RightWisconsin Editor James Wigderson joined the Steve Scaffidi show this week to discuss the race for Wisconsin attorney general. Wigderson offered his view of the Democratic candidate, Josh Kaul, and how Kaul sees the job of attorney general.

“His goal seems to be that he is going to defend the liberal agenda no matter what,” Wigderson said. “Whether he does that as a member of the legislature or as the attorney general, it doesn’t seem to make a difference to him. You almost think he would have been better off running for governor just because of all of his policy positions.”

Wigderson also pointed out Kaul’s comments about what his role would be as attorney general during Sunday’s debate.

“He even came out and said, one of the the things that he’s been saying all along, he sees his role as the attorney general as somebody who advocates for policy positions,” Wigderson said.

Wigderson and Scaffidi also discussed the U.S. Senate debate between the incumbent Sen. Tammy Baldwin (D-WI) and state Sen. Leah Vukmir (R-Brookfield) from Saturday night.

“What was interesting to me was actually the questions from the questioners,” Wigderson said. “We joked after the first debate that Vukmir was debating both Baldwin and the moderators. Well, in the second debate, they were literally using Baldwin’s talking points to ask questions of Vukmir. It was cringeworthy to watch the Wisconsin Broadcasters Association put on that debate.”

Democratic candidate for governor Tony Evers proposed a 10 percent “middle class tax cut.” Wigderson dismissed the idea that Evers could ever be serious about cutting taxes.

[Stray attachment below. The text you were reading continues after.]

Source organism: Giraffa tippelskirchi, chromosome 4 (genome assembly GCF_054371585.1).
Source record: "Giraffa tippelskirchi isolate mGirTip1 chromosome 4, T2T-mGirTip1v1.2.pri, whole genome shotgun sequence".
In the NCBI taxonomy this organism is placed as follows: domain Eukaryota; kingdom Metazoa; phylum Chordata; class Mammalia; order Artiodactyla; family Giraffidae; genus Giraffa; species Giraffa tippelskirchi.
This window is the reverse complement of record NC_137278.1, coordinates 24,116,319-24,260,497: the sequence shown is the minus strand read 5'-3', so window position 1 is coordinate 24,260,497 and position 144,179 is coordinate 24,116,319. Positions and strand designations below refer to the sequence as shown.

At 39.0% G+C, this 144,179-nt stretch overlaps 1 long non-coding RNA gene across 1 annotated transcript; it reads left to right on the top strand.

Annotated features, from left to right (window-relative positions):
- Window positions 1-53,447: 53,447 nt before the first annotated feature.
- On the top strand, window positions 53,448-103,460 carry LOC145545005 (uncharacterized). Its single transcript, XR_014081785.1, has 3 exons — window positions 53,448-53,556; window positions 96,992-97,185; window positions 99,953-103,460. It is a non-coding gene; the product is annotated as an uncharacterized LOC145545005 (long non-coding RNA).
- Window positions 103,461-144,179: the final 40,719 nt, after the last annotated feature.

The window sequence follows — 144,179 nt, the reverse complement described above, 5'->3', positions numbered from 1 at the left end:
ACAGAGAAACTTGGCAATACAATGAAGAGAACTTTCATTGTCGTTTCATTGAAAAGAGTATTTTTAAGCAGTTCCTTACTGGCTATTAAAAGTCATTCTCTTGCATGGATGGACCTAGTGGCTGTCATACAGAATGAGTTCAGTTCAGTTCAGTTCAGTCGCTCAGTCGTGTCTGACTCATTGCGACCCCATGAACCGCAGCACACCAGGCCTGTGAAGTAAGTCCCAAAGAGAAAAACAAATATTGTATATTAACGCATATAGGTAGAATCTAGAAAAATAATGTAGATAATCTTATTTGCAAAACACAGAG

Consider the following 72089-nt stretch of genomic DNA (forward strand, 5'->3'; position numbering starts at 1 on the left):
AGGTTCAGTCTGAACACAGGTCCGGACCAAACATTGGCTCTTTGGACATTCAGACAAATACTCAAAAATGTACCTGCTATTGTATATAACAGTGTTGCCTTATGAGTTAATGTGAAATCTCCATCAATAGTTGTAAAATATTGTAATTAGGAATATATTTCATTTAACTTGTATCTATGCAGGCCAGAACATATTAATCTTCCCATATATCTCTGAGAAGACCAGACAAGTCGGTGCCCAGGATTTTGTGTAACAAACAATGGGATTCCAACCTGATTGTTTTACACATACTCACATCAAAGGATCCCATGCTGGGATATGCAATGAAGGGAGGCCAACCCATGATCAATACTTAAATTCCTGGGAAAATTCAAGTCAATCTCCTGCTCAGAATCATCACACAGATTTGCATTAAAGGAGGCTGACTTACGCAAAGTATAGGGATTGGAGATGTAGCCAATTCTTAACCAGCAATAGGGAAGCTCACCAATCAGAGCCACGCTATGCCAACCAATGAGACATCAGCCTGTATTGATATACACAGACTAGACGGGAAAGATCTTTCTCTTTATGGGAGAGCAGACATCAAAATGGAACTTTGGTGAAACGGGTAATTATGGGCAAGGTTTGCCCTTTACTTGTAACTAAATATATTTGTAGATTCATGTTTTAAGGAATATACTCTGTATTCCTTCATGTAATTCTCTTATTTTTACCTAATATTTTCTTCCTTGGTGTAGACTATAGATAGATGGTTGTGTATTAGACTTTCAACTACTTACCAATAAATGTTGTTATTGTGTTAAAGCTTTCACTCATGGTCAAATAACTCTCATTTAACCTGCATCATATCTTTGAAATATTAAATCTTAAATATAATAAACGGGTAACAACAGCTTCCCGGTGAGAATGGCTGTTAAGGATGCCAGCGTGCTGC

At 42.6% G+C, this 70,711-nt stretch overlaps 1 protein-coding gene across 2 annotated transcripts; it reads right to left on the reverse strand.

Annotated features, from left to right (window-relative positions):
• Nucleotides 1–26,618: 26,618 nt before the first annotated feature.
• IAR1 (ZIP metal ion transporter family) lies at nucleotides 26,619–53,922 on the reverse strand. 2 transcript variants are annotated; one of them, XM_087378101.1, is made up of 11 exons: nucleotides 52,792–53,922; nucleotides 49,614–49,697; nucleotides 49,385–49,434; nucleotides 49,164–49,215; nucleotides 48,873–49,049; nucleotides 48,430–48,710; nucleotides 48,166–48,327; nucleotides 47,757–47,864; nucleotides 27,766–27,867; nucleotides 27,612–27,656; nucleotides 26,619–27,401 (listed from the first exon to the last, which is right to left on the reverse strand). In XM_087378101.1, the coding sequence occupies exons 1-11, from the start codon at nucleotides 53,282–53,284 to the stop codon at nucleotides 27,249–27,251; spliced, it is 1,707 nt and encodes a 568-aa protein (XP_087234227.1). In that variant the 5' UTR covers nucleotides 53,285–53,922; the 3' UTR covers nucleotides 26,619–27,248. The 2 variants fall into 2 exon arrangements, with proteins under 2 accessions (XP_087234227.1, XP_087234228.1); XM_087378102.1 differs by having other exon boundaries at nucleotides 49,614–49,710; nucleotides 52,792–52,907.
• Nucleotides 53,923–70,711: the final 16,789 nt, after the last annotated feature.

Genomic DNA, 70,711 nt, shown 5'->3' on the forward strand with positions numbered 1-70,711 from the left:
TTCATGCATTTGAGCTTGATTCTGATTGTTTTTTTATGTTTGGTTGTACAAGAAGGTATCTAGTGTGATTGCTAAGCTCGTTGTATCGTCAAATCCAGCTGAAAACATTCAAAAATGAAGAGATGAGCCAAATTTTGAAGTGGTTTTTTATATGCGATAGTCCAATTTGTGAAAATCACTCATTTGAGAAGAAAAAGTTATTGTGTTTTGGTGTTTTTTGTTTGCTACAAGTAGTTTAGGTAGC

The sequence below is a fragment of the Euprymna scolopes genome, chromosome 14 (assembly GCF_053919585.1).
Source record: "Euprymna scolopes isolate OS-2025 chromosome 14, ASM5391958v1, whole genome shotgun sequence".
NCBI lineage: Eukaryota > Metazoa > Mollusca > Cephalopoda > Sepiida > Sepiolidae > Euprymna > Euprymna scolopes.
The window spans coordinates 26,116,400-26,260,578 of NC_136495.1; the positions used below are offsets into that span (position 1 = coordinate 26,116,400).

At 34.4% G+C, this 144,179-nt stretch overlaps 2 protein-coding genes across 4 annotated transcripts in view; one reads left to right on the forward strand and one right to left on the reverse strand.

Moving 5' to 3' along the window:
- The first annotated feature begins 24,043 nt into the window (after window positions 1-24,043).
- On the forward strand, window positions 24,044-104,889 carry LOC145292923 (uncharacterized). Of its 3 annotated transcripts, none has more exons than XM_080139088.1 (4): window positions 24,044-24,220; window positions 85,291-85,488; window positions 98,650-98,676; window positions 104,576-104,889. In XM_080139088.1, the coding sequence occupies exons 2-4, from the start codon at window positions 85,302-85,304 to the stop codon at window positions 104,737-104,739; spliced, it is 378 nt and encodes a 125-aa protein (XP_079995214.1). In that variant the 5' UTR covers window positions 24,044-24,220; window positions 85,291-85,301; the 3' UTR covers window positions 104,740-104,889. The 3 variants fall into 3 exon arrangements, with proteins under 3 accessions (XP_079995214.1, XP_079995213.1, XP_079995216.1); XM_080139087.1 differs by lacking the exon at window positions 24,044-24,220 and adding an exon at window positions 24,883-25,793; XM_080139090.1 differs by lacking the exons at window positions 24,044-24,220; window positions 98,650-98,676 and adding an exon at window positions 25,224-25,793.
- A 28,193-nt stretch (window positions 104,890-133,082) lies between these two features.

“Tony Evers talking about tax cuts is like Bill Clinton talking about fidelity in marriage,” Wigderson said. “Tony Evers has never met a tax increase he didn’t like. He has supported every single school referendum that has been a tax on the middle class. Tony Evers has opposed every single budget that has cut taxes. He has objected to the tuition freeze on the UW System schools.Tony Evers is the last person should be the last person talking about middle class tax cuts.”

Wigderson also pointed out that Evers’ announced plan would only increase taxes elsewhere.

“And, of course, what does Evers promise to do?” Wigderson asked. “He’s going to raise taxes on ‘other people’ to pay for this tax cut: manufacturers, which of course means less jobs in this state, and of all things, farmers. Does he know that Wisconsin is a farming state?”

On the flip side, Wigderson said, Governor Scott Walker does have a sound plan for the two-thirds funding by the state of public education.

“The way that the governor is planning on funding this is that he is going to take it out of the surplus that is not only projected in the current budget but also projected in the future budgets as well,” Wigderson said. “The Act 10 cuts that have led to these surpluses are now allowing the state to make this kind of investment.”

However, Wigderson wondered if that money could be better directed elsewhere.

“To me, as a conservative, I look at it and say that it’s questionable whether or not more funding for schools is necessary, or even whether or not it will be effective,” Wigderson said.

“It depends where that money goes,” Scaffidi said.

“it depends where that money goes and how you spend it,” Wigderson said. “I would prefer that money get used for independent charter schools, things like that, that will have more bang for the buck. But that’s not what the polls show people want.”

Wigderson said the tho-thirds funding promise goes back to polling that the governor saw even during the last election cycle which showed voters want more funding for public schools.

Finally, Scaffidi and Wigderson talked about To Kill a Mockingbird, and what kind of apology the Shorewood School District should offer for canceling the performance before bringing it back one night only. How does it relate to the Democrats’ desire for mob rule?